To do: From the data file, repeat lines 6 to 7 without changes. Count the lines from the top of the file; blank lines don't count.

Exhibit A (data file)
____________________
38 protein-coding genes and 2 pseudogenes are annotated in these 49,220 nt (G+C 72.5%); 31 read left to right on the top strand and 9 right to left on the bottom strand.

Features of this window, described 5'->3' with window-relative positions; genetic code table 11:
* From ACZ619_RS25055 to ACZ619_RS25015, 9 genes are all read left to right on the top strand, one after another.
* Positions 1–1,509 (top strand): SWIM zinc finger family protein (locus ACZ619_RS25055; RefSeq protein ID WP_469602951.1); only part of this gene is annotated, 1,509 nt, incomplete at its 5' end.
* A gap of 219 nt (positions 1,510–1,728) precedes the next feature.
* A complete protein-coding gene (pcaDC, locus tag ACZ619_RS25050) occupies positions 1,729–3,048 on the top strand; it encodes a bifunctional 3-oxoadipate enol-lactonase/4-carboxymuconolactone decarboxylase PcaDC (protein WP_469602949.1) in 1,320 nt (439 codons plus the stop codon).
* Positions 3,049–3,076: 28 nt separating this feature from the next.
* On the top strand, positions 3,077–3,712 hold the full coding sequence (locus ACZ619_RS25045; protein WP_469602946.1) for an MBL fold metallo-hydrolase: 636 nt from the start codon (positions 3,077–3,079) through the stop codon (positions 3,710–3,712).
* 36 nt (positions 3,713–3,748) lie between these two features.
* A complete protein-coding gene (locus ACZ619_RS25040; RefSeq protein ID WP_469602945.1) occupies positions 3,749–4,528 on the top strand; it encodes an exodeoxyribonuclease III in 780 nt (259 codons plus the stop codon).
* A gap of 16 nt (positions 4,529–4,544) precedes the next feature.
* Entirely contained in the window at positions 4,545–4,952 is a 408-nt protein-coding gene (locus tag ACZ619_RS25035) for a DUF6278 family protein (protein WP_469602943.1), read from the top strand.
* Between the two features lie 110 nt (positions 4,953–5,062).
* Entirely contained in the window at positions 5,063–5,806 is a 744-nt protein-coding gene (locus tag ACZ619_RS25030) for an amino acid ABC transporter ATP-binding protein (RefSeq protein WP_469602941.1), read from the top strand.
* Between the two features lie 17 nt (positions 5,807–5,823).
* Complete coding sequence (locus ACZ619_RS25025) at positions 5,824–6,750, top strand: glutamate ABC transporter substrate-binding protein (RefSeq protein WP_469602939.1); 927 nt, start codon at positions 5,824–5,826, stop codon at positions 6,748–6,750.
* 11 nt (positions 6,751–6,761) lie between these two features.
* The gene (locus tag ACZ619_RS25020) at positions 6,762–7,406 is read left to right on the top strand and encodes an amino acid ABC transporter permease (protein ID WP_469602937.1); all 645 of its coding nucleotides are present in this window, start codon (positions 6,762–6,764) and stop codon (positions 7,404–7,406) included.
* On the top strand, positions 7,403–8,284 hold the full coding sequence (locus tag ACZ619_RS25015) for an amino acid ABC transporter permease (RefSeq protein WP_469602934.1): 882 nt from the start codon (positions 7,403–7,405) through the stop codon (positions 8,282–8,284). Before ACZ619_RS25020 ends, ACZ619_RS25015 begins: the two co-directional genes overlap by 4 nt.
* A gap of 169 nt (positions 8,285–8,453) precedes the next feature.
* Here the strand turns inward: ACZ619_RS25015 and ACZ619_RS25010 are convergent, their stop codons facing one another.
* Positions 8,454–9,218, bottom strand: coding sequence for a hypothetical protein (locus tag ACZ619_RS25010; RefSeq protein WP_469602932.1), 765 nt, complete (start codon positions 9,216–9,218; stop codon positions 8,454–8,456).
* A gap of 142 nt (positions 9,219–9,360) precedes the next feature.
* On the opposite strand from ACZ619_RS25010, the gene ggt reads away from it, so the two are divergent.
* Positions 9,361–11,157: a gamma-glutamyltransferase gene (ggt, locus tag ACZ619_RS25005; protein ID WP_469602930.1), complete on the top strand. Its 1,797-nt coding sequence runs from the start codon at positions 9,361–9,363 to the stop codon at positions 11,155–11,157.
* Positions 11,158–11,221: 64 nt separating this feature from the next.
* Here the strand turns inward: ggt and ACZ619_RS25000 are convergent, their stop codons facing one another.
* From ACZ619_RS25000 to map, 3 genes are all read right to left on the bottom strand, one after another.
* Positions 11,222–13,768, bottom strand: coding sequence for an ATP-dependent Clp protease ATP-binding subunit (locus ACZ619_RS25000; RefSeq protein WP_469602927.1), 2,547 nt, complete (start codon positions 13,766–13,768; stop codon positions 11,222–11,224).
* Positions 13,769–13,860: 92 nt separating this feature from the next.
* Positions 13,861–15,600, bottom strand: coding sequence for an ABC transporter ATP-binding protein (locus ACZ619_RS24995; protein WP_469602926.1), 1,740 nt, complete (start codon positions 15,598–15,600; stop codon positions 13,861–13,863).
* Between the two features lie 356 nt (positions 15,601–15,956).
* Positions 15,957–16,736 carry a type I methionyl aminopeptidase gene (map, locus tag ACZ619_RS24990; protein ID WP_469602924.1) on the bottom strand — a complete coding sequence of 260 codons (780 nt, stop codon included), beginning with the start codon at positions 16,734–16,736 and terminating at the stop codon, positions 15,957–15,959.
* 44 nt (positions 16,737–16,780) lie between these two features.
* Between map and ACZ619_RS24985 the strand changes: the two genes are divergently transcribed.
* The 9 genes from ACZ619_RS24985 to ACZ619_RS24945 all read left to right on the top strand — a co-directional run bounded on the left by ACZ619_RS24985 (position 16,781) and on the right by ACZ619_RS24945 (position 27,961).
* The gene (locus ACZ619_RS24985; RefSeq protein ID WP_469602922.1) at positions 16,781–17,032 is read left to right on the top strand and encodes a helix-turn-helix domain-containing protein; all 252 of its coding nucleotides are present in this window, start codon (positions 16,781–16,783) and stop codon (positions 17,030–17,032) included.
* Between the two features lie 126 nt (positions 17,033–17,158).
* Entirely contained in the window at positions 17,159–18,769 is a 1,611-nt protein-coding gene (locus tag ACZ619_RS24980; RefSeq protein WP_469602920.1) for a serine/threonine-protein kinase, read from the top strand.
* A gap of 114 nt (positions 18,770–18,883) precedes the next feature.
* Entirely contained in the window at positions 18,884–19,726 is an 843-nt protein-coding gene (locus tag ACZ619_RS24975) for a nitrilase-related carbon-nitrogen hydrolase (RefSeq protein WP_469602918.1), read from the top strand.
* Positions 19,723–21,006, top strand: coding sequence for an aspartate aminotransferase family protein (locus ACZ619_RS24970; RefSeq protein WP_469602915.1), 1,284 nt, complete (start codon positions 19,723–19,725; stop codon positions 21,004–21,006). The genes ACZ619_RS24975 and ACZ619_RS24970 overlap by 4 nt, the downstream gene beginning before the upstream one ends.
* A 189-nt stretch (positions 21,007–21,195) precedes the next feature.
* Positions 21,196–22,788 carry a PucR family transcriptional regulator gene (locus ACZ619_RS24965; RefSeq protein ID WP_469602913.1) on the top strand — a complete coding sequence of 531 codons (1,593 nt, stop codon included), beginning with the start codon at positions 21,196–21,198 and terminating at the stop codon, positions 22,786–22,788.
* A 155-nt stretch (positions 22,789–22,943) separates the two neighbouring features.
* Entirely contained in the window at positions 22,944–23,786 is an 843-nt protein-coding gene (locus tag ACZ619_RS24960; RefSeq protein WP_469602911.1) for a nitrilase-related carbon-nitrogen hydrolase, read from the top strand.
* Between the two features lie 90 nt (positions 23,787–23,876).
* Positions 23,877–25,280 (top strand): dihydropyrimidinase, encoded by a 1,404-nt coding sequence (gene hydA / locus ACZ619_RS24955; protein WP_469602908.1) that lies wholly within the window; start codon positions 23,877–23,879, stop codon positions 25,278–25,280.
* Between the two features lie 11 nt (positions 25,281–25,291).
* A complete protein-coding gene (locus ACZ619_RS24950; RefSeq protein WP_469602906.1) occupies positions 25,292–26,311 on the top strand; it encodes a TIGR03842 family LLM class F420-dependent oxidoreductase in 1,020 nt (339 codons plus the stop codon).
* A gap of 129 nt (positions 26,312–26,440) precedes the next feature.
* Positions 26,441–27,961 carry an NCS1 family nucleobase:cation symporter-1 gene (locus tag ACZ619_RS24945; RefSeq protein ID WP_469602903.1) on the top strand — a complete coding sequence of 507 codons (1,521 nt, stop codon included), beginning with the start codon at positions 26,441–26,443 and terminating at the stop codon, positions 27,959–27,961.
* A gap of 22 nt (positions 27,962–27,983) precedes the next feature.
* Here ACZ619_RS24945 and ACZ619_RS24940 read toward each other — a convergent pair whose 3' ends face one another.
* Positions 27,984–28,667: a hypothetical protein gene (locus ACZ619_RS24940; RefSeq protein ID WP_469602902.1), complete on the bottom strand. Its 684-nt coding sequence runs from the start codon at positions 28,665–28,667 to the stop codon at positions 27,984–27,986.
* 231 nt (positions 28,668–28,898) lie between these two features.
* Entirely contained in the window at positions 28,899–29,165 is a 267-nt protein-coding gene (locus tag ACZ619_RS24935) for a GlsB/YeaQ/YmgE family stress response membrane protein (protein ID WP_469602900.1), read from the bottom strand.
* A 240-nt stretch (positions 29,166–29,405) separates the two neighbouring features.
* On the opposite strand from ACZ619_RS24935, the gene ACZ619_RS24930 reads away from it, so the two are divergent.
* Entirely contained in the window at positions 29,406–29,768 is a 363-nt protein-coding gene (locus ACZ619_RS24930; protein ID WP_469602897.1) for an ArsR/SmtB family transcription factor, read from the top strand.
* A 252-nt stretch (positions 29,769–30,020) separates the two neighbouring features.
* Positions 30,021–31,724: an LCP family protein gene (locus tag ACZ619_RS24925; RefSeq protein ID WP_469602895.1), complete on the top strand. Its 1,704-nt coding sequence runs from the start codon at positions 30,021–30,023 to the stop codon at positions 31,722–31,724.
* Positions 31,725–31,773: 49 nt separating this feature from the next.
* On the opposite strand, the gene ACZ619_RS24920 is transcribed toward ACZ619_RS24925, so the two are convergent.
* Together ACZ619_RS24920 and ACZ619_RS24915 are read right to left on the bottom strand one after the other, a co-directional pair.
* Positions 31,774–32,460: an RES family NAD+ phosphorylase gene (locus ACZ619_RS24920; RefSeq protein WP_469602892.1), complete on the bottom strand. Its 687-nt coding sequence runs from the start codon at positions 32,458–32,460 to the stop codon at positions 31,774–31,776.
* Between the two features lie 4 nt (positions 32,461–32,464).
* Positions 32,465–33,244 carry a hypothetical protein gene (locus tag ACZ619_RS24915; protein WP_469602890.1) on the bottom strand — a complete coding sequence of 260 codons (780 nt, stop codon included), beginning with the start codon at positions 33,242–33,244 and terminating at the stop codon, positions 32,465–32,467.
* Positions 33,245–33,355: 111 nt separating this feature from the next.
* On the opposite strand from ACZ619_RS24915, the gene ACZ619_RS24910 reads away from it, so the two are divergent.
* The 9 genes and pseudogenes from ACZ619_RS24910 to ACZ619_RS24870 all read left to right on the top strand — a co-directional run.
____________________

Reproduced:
* A complete protein-coding gene (pcaDC, locus tag ACZ619_RS25050) occupies positions 1,729–3,048 on the top strand; it encodes a bifunctional 3-oxoadipate enol-lactonase/4-carboxymuconolactone decarboxylase PcaDC (protein WP_469602949.1) in 1,320 nt (439 codons plus the stop codon).
* Positions 3,049–3,076: 28 nt separating this feature from the next.